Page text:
Charles was warned that even if he was able to gain a battlefield victory over the rapidly approaching Cumberland, the losses the Jacobites would sustain would render them unable to continue the advance, while a defeat would mean that any retreat back north to Scotland would be a harried and gruelling affair. Charles was annoyed with such fears, insistent on advancing, feeling strongly that it would not take much more for the Hanoverians to collapse. He may not have been very far off the mark really, and there is something to be said for the possibility of a major shift in political allegiances should London have changed hands. He clung onto hopes that more and more English would join his side, that reinforcements would come down from the north, and that French invasion forces would land on the English coast.
Charles got support from some, including his chief Irish officer John O’Sullivan, but many others were extremely apprehensive of any continued attempt to march on London, disbelieving that the Jacobites were strong enough to take it, or hold it in the event of its capture. With no serious proof that English Jacobites would rise in force, or that the French would commit significant forces, they felt that a continued offensive would probably mean eventual doom for the Stuart cause at that moment.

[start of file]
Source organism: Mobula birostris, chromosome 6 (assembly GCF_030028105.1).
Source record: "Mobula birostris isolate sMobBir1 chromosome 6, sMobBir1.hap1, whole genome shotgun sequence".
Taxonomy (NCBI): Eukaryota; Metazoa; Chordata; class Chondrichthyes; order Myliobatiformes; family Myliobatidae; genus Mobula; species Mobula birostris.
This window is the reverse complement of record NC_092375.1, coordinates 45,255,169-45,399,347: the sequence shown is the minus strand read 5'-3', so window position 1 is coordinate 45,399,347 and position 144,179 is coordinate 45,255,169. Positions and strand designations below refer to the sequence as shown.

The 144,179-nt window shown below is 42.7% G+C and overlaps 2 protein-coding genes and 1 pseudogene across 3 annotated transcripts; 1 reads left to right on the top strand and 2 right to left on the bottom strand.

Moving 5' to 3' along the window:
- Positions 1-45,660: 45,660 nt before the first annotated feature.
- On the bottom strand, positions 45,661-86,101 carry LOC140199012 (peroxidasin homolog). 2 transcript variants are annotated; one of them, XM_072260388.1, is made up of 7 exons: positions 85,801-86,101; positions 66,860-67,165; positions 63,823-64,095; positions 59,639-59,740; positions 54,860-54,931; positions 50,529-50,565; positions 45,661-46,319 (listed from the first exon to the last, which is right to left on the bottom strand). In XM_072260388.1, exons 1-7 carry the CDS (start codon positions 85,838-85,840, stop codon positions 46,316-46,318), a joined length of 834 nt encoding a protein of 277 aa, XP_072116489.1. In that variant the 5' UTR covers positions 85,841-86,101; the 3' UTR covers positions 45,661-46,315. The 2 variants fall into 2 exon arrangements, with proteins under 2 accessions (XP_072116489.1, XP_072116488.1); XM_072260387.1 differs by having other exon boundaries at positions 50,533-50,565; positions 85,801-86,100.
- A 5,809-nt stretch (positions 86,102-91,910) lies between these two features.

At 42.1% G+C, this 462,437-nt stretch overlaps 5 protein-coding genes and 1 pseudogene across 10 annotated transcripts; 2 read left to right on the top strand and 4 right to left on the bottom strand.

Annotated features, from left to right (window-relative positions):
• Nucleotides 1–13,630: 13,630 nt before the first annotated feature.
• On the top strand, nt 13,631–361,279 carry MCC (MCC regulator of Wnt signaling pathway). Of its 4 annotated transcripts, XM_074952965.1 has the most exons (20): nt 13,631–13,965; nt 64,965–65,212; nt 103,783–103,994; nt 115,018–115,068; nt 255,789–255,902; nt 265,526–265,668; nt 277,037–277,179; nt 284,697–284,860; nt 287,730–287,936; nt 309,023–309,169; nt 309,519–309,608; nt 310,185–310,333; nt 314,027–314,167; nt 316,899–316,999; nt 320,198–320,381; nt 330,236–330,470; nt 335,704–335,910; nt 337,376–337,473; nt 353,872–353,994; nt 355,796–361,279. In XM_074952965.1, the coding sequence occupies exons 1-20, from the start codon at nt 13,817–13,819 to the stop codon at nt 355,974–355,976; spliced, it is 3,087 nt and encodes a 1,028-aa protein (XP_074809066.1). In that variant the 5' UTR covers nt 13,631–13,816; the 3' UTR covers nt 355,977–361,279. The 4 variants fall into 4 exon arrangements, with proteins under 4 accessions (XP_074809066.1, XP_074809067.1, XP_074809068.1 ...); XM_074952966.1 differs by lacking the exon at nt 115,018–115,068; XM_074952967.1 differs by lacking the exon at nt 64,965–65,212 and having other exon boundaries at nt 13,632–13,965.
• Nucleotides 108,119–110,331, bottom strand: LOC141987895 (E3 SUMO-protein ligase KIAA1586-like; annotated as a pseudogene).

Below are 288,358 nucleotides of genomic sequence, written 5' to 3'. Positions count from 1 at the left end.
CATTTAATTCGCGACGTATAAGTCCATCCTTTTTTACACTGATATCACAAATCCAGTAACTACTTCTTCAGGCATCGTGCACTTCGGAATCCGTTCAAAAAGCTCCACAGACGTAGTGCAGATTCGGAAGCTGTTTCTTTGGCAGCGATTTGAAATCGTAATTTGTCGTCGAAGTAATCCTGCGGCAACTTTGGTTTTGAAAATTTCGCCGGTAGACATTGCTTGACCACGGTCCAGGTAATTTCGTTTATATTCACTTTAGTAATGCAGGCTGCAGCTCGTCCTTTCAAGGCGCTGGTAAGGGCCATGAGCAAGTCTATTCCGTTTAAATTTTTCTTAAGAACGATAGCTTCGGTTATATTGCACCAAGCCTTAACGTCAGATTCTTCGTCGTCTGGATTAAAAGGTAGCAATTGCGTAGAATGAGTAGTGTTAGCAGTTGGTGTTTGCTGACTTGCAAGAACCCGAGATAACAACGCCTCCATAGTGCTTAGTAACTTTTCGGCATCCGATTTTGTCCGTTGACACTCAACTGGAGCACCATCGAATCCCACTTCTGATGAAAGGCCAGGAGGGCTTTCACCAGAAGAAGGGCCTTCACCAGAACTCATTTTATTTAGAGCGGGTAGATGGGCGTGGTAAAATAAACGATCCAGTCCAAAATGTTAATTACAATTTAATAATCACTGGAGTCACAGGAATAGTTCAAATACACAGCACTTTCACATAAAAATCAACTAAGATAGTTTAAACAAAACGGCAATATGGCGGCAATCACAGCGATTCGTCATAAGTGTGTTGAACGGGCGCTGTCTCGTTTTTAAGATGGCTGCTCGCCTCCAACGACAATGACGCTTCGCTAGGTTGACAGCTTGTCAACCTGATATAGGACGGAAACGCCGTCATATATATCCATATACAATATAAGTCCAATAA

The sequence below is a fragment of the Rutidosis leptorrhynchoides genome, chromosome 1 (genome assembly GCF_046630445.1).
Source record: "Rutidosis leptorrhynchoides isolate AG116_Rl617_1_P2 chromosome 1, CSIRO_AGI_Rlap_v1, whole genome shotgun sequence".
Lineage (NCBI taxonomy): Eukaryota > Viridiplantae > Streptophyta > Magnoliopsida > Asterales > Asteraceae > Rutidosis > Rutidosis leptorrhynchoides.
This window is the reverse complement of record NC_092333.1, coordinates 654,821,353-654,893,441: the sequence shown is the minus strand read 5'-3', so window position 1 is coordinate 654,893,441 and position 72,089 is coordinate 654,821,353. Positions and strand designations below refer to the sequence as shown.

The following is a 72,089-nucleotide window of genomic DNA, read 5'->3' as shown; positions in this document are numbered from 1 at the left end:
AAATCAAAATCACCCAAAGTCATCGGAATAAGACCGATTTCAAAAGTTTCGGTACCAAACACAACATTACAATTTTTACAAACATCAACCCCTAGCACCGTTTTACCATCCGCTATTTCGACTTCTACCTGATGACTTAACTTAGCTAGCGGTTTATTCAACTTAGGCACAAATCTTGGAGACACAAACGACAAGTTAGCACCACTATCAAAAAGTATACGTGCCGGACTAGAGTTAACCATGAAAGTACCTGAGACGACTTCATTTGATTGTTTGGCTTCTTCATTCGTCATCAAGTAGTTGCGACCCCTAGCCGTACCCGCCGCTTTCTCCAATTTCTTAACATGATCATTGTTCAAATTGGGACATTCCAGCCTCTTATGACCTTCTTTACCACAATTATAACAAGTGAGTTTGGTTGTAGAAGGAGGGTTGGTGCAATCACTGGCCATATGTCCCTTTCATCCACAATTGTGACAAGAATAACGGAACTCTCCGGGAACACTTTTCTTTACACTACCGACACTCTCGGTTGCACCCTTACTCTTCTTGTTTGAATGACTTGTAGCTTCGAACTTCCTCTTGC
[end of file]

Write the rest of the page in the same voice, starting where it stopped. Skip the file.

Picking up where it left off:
With (false) intelligence claiming that a new army of 9’000 men had sprung up between the Jacobites and London, Charles was eventually convinced to consider retreat when nearly his entire council of war urged this course. It was a bitter outcome for an invasion that had achieved so much success up to that point.
Slowly, the Jacobite army turned back northward, gradually abandoning most of what they had gained up to that point, including the cities of Derby, Manchester and Preston. Charles attempted to hold Carlisle with a regiment of militia, hopeful of retaining a foothold in England, but a short siege in the final days of the year by Cumberland resulted in its fall, with many of the Jacobite prisoners executed in the aftermath: a bloody hinting at what was to come in Scotland. The retreat severely dented Jacobite morale, with the rank and file annoyed at having to turn back having not actually been defeated in the field.